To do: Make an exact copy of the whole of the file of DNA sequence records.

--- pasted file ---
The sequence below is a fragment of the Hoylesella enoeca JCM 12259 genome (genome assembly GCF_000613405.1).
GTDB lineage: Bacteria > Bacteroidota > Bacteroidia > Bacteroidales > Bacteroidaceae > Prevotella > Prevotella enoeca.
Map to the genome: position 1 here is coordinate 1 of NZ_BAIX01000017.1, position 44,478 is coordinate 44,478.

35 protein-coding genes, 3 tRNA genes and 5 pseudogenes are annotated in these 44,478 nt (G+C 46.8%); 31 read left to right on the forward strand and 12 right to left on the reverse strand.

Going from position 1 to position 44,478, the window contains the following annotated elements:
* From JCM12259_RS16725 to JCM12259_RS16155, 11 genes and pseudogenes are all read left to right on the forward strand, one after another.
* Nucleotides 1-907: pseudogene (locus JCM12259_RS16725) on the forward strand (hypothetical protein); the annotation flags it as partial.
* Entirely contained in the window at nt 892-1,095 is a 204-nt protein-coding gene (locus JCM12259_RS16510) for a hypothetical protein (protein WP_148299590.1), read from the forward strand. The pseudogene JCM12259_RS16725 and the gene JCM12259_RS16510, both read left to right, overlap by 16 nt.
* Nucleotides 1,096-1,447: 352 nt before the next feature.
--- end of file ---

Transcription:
The sequence below is a fragment of the Hoylesella enoeca JCM 12259 genome (genome assembly GCF_000613405.1).
GTDB lineage: Bacteria > Bacteroidota > Bacteroidia > Bacteroidales > Bacteroidaceae > Prevotella > Prevotella enoeca.
Map to the genome: position 1 here is coordinate 1 of NZ_BAIX01000017.1, position 44,478 is coordinate 44,478.

35 protein-coding genes, 3 tRNA genes and 5 pseudogenes are annotated in these 44,478 nt (G+C 46.8%); 31 read left to right on the forward strand and 12 right to left on the reverse strand.

Going from position 1 to position 44,478, the window contains the following annotated elements:
* From JCM12259_RS16725 to JCM12259_RS16155, 11 genes and pseudogenes are all read left to right on the forward strand, one after another.
* Nucleotides 1-907: pseudogene (locus JCM12259_RS16725) on the forward strand (hypothetical protein); the annotation flags it as partial.
* Entirely contained in the window at nt 892-1,095 is a 204-nt protein-coding gene (locus JCM12259_RS16510) for a hypothetical protein (protein WP_148299590.1), read from the forward strand. The pseudogene JCM12259_RS16725 and the gene JCM12259_RS16510, both read left to right, overlap by 16 nt.
* Nucleotides 1,096-1,447: 352 nt before the next feature.